C++ portably exposes popcount via `std::bitset::count()`, or in C++20 via `std::popcount`. C still doesn't have a portable way that reliably compiles to a popcnt or similar instruction on targets where one is available.

• Also the fastest, so far. – Giovanni Cerretani Jul 3 at 14:35
• I think you need to use an unsigned type to make sure you shift in zeros, not copies of the sign bit. Consider `11011111`. Arithmetic right shifted, it becomes `11101111`, and the XOR is `00110000`. With logical right shift (shifting in a `0` at the top), you get `10110000` and correctly detect the multiple bit-groups. Editing to fix that. – Peter Cordes Jul 5 at 1:44
• This is really clever. As much as I dislike the style (IMO just use `__builtin_popcount()`, every compiler has a primitive like that nowadays), this is by far the fastest (on a modern cpu). In fact, I am going to argue that that presentation seriously matters, because on a cpu that doesn't have POPCNT as a single instruction, my implementation might beat this. Therefore, if you are going to use this implementation, you should just use the intrinsic. `std::bitset` has a horrible interface. – KevinZ Jul 6 at 1:16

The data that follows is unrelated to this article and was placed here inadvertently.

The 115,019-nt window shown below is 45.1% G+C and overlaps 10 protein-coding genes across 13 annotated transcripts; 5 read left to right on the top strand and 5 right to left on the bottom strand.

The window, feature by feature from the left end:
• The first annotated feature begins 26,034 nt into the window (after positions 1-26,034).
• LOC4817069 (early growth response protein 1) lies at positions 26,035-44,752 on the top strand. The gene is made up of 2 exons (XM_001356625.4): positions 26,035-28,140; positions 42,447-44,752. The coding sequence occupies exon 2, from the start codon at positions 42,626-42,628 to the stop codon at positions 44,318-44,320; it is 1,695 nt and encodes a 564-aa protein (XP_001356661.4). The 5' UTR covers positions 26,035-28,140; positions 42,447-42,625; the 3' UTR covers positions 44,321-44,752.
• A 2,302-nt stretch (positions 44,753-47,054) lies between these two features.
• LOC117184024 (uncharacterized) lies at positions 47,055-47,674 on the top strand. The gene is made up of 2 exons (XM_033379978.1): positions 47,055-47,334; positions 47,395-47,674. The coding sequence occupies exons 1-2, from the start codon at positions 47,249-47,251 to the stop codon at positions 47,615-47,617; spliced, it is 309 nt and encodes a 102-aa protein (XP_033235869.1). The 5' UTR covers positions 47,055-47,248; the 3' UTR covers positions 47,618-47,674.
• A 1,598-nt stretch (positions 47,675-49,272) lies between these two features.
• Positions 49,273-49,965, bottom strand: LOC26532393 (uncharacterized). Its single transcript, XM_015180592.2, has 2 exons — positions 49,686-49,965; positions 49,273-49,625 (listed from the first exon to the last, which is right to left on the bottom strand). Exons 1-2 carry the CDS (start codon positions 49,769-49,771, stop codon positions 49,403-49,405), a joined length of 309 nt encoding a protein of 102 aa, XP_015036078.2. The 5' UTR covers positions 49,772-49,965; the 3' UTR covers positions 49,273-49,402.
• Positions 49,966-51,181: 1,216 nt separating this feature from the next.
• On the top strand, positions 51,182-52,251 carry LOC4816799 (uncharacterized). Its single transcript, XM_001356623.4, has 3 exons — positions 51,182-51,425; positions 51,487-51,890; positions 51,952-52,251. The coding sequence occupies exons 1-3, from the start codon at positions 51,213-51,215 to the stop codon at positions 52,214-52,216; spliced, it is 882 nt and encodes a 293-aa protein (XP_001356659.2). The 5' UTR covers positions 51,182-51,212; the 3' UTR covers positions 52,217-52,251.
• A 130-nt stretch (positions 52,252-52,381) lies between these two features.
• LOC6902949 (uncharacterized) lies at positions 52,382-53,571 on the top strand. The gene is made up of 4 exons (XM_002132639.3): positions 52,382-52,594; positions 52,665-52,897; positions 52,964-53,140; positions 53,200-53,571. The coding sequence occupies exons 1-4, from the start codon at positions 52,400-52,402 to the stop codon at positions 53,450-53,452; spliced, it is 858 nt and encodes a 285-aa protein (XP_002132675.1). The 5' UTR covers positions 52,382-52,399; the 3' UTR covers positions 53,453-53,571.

CPUs have dedicated instructions for that, very fast. On PC they are BSR/BSF (introduced in 80386 in 1985), on ARM they are CLZ/CTZ

Use one to find the index of least significant set bit, shift integer right by that amount. Use another one to find an index of the most significant set bit, compare your integer with (1u<<(bsr+1))-1.

Unfortunately, 35 years wasn't enough to update the C++ language to match the hardware. To use these instructions from C++ you'll need intrinsics, these aren't portable, and return results in slightly different formats. Use preprocessor, `#ifdef` etc, to detect the compiler and then use appropriate intrinsics. In MSVC they are `_BitScanForward`, `_BitScanForward64`, `_BitScanReverse`, `_BitScanReverse64`. In GCC and clang they are `__builtin_clz` and `__builtin_ctz`.